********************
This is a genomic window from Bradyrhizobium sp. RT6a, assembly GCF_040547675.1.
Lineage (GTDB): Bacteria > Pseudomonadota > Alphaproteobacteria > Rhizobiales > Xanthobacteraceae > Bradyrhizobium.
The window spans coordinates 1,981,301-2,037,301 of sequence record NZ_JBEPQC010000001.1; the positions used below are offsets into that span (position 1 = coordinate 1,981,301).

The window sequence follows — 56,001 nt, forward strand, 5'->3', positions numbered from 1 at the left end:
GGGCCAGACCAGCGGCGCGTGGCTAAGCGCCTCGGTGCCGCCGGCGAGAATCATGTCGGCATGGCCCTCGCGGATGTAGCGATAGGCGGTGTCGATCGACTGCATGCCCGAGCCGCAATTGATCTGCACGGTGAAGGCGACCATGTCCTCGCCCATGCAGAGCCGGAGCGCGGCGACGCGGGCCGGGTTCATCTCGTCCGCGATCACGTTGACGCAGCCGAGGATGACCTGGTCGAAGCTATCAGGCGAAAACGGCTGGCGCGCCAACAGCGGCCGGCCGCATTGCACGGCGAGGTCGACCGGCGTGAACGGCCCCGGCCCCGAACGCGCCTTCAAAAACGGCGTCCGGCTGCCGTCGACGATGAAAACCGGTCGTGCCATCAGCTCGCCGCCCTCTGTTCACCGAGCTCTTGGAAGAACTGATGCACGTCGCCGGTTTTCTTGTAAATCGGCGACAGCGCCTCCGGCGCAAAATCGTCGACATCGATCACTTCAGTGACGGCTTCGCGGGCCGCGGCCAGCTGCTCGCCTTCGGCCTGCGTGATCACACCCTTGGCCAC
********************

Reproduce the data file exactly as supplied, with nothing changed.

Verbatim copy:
This is a genomic window from Bradyrhizobium sp. RT6a, assembly GCF_040547675.1.
Lineage (GTDB): Bacteria > Pseudomonadota > Alphaproteobacteria > Rhizobiales > Xanthobacteraceae > Bradyrhizobium.
The window spans coordinates 1,981,301-2,037,301 of sequence record NZ_JBEPQC010000001.1; the positions used below are offsets into that span (position 1 = coordinate 1,981,301).

The window sequence follows — 56,001 nt, forward strand, 5'->3', positions numbered from 1 at the left end:
GGGCCAGACCAGCGGCGCGTGGCTAAGCGCCTCGGTGCCGCCGGCGAGAATCATGTCGGCATGGCCCTCGCGGATGTAGCGATAGGCGGTGTCGATCGACTGCATGCCCGAGCCGCAATTGATCTGCACGGTGAAGGCGACCATGTCCTCGCCCATGCAGAGCCGGAGCGCGGCGACGCGGGCCGGGTTCATCTCGTCCGCGATCACGTTGACGCAGCCGAGGATGACCTGGTCGAAGCTATCAGGCGAAAACGGCTGGCGCGCCAACAGCGGCCGGCCGCATTGCACGGCGAGGTCGACCGGCGTGAACGGCCCCGGCCCCGAACGCGCCTTCAAAAACGGCGTCCGGCTGCCGTCGACGATGAAAACCGGTCGTGCCATCAGCTCGCCGCCCTCTGTTCACCGAGCTCTTGGAAGAACTGATGCACGTCGCCGGTTTTCTTGTAAATCGGCGACAGCGCCTCCGGCGCAAAATCGTCGACATCGATCACTTCAGTGACGGCTTCGCGGGCCGCGGCCAGCTGCTCGCCTTCGGCCTGCGTGATCACACCCTTGGCCAC